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Hear me talkin' to ya; the story of jazz as told by the men who made it. Edited by Nat Shapiro [and] Nat Hentoff.

; Hentoff, Nat
New York, Dover Publications [1966] .
ISBN 9780486217260, 0486217264

Location Call Number Status Consortium Loan
George Washington
Mt. Vernon campus stacks
ML3561.J3 H42 1966 Available Request
American
LIB stacks
ML3561.J3 S46 Available Request
UDC
Van Ness stacks
ML3561.J3 S46 1966 Request
Van Ness stacks
ML3561.J3 S46 1966 Request
Van Ness stacks
ML3561.J3 S46 1966 Request
Van Ness stacks
ML3561.J3 S46 1966 Request
Van Ness stacks
ML3561.J3 S46 1966 Request
Georgetown
Lauinger stacks
ML3561.J3 S46 1966 Available Request
Howard
Moorland-Spingarn, Library Division
M780 Sh22h Available Request
Other Authors Hentoff, Nat.
Shapiro, Nat.
Subjects Jazz -- Histoire et critique.
Jazz -- History and criticism.
Jazz.
Description xvi, 429 pages 22 cm
Copyright Date [1966]
©1955
Notes "This Dover edition is a reprint of the work originally published by Rinehart and Company, inc., in 1955."
Contents Part One : "Way down yonder in New Orleans" -- It was always a musical town -- especailly The District -- Storyville -- For every occasion -- dances, funerals, parties, and parades -- there was a band and there were some mighty battles -- The kids were poor and they often improvised their instruments as well as their music -- Bunk Johnson, King Oliver, Louis Armstrong, Kid Ory, Freddie Keppard, Buddy Petit, Manuel perez, Clarence Williams, Chris Kelly, Buddy Bolden -- they all called the children home -- Then the Navy closed Storyville down. But jazz went on in New Orleans -- and it's still going on -- Part Two : "Up a lazy river" -- Many of the jazzmen worked their way North in Fate Marable's riverboat bands -- Downtown was the Original Dixieland Jazz band ; and on chicago's South Side you could rock to the music of Keppard, Oliver, Armstrong, Ory, Johnny and Baby Dodds, Preston Jackson, Jimmie Noone, Lil Armstrong, and many more -- Chicago had its "second line" too -- the Austin High Gang, Muggsy Spanier, George Wettling and Benny Goodman. They listened and learned -- Jam sessions, gangsters, speakeasies, recording sessions, more musicians, and then -- the Chicago decline -- "In a mist" -- the legendary Bix -- Part Three : "Travelin' Light" -- . .to Harlem, which really jumped -- on through the 'twenties to the depression years. Armstrong came to town, and everybody knew the great pianists like James P. Johnson and Willie "the Lion" Smith, and bands like Charlie Johnson's, Cecil Scott's, Sam Wooding's, and the Cotton Pickers. King Oliver and Jelly Roll had their day, and among those coming up were Chick Webb, at the Savoy, and Billie Holiday, singing those depression blues -- . .and there were Fletcher Henderson and the great musicians who worked for him -- Louis Armstrong, Coleman Hawkins, Joe Smith, Jimmy Harrison, and the rest -- "Ellingtown plays the piano, but the real instrument is his band" -- Bessie Smith -- "the Empress of the Blues" -- . .and spreading his special brand of musical joy -- Fats Waller -- New York's "second line" -- the men who played with Whiteman and Goldkette, Red Nichols and Ben Pollack -- From Kansas City, a musician's town, came stories of fabulous jam sessions, good times, and the swinging band of Count Basie -- The Swing Era -- big bands, big money, jitterbugs, one-night stands, commercialism, and the breakdown of some racial barriers -- Part Four "Undecided" -- The experimenters -- Thelonius Monk, Dizzie Gillespie, Charlie Parker, Kenny Clarke, Mary Lou Williams, Charlie Christian -- made their headquarters uptown, at a place called Minton's -- Downtown, Fifty-second Street was the proving ground for what became known as "bop." Young musicians and veterans were playing the new music on The Street -- About a problem -- narcotics -- New sounds from big bands -- Stan Kenton, Woody Herman, and Dizzie Gillespie -- The present -- where paths cross -- notably those of some of the younger jazzmen and some "serious" composers. The West Coast school develops, and the Dixieland revival takes shape -- Coda.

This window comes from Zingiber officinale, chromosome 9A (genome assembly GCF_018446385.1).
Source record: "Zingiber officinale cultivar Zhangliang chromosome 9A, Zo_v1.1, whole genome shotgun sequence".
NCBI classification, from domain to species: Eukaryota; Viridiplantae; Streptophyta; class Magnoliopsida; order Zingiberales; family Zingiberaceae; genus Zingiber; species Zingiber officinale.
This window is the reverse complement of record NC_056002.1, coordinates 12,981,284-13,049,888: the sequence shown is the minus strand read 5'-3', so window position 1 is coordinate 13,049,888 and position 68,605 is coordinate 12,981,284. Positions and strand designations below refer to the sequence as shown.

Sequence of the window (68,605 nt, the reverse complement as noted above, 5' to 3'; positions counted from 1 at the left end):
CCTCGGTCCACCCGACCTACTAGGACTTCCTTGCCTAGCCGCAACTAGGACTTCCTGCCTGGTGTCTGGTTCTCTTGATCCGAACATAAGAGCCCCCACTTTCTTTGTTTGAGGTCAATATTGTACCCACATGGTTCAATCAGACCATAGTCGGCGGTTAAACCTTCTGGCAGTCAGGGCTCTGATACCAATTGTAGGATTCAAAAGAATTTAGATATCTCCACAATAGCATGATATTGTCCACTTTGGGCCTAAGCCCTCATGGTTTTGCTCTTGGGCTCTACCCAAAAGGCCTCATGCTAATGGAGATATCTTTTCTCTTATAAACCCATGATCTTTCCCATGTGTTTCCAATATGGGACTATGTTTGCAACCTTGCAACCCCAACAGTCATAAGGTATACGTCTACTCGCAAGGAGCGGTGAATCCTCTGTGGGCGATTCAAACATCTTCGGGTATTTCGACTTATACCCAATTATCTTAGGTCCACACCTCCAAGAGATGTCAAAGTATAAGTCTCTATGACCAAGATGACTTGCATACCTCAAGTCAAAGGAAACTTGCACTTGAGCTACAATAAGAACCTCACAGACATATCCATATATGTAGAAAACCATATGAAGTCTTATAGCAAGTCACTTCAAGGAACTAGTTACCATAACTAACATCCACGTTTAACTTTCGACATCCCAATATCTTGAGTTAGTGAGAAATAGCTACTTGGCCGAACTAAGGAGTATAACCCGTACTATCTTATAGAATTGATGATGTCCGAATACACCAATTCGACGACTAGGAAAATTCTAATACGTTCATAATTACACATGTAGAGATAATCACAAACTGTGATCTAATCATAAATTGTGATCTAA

Genre Criticism, interpretation, etc.
Geographic Area United States
Network Numbers (OCoLC)243383
(OCoLC)ocm00243383
WorldCat Search OCLC WorldCat

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